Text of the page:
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SF GMC details plans for new LGBTQ arts center

by Cynthia Laird

The Valencia Street building purchased by the San Francisco Gay Men's Chorus features an auditorium. Photo: Jeff Zaruba
The Valencia Street building purchased by the San Francisco Gay Men's Chorus features an auditorium. Photo: Jeff Zaruba  

When the San Francisco Gay Men's Chorus fully opens its National LGBTQ Center for the Arts in about a year and a half, it's envisioned as a space for the entire community.

That was the message in an interview with the chorus' executive director, Chris Verdugo, a day after the choral group announced that it has purchased the four-story Art Deco building at 170 Valencia Street and plans to turn it into an LGBTQ arts center.

As the Bay Area Reporter noted in an online article last week, the center, when renovation is completed, will allow the chorus to have specific programs dedicated to performances and will mark the first permanent home for the singing group.

The building was purchased for $9.6 million, according to a January 17 news release from the chorus. Verdugo said the chorus currently rehearses there.

The LGBTQ arts center will fully open once renovations to the space are completed. The chorus will move its offices to the space in February, and then spend several months consulting with architects, designers, and audio-visual experts about what work is needed.

"We're looking for a soft opening in the fall, when we launch our master class series and lectures," Verdugo told the B.A.R.

The chorus will launch its 42nd season in September, and by that time, other organizations will be invited in, he said.

The building will house a cutting-edge media center, provide a creative space for LGBTQ artists, serve as a meeting location for community groups, and host trainings and internship programs, according to the release.

Chorus artistic director Tim Seelig said in the release that the arts center "will be open to all." Verdugo was asked about that since the chorus itself is made up of gay men.

"Absolutely," Verdugo, a gay man, said in response to a question about whether women, for example, would be able to participate in "sing-ins," which the chorus described as sessions where community members could sing with the choral group.

He also said that three women would soon be joining the chorus' board of directors.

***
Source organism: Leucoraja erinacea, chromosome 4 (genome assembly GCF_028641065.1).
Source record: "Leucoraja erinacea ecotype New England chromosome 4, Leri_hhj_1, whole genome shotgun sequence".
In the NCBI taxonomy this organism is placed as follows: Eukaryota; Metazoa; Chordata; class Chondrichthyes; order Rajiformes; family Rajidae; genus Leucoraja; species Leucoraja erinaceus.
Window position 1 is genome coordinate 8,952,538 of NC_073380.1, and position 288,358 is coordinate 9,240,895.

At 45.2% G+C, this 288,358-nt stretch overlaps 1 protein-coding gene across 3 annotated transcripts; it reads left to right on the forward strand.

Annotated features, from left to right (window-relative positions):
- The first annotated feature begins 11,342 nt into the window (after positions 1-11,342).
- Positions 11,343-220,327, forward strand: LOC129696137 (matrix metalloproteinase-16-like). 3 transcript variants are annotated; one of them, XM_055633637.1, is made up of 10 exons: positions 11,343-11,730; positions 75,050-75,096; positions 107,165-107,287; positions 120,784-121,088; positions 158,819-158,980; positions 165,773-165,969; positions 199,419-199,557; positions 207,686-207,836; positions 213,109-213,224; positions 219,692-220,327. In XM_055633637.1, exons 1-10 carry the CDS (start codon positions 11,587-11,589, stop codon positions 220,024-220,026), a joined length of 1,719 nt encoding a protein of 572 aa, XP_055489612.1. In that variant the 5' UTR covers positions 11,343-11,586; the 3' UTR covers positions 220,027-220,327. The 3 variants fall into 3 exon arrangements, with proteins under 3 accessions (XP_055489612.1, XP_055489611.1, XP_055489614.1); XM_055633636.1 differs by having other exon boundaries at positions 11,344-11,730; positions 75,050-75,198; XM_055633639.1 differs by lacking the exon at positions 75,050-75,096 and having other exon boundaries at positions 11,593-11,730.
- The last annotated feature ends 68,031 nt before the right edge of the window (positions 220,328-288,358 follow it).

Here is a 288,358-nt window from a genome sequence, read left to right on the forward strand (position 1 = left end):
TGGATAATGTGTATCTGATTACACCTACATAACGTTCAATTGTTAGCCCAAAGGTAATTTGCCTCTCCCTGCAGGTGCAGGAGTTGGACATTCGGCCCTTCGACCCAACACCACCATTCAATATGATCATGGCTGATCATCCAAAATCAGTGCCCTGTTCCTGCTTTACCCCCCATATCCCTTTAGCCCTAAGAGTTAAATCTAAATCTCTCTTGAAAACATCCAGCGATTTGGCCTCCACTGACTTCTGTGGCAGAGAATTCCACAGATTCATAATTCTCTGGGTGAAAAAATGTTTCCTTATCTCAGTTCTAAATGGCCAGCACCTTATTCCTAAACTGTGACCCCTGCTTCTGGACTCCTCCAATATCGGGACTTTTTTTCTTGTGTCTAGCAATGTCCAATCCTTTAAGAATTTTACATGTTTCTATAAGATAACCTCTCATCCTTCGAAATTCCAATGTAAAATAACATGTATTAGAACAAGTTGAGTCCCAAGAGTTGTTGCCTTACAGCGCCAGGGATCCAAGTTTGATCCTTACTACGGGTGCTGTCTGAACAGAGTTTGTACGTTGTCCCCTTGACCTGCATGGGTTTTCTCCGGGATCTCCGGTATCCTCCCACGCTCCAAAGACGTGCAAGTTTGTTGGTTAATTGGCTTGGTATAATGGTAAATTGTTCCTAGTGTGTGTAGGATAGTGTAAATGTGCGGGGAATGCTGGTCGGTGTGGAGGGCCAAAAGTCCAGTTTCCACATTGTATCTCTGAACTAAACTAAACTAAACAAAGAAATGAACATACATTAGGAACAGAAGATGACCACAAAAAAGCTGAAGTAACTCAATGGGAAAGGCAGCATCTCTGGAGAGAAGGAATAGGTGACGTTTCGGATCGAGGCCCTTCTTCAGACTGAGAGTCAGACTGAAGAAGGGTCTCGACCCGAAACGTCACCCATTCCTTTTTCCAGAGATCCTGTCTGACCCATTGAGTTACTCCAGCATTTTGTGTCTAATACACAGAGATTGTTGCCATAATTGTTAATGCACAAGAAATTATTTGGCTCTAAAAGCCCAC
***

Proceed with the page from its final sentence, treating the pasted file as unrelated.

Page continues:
"We want to bring in the entire community," Verdugo said. "A lesbian dance troupe, a trans theater group, whatever is out there. We are really going to be an arts center for the entire LGBTQ community."

San Francisco Mayor London Breed offered her support for the LGBTQ arts center.

"As the former director of a nonprofit arts and culture organization, I know how important it is that we offer inclusive, safe spaces for artists, performers, and collaborators to create works of art that empower our communities," Breed said in a statement provided by the chorus. "I know the San Francisco Gay Men's Chorus will continue to support and serve the members of our LGBTQ community here in San Francisco with this new LGBTQ center for the arts."

Verdugo said the chorus plans to soon announce a fundraising campaign to cover the cost of the purchase, renovations, and a supporting endowment fund for the center. Founding chorus member Terrence Chan has made a leadership gift of $5 million toward the cost of buying and renovating the space, the organization said. Additionally, the chorus' board has pledged an additional $1 million.

Verdugo stated, "We are so grateful to Terrence Chan and his life partner, Edward Sell, who will lead our campaign, and our board of directors for their most generous support of this remarkable venture. We look forward to working with, and alongside, other LGBTQ arts organizations while supporting them in their artistic and advocacy endeavors."

In the release, Chan said he was excited about the vision for the national center.

"At this time in our nation's history, it is vital that we in the LGBTQ community have a home for our art and artists," he stated. "I am confident that great work will be created in our new home — work that will inspire, engage, and educate."

Board chair Keith Pepper pointed to the significance of the chorus having its own building.

"In its 40-year history, the chorus has performed at the world's most prestigious venues, but we have never had our own home," he said in the release. "This new space will allow the organization to expand its performing calendar to include master classes, an interview series with LGBTQ voices, and 'sing-ins' that welcome members of the community to perform with the chorus."

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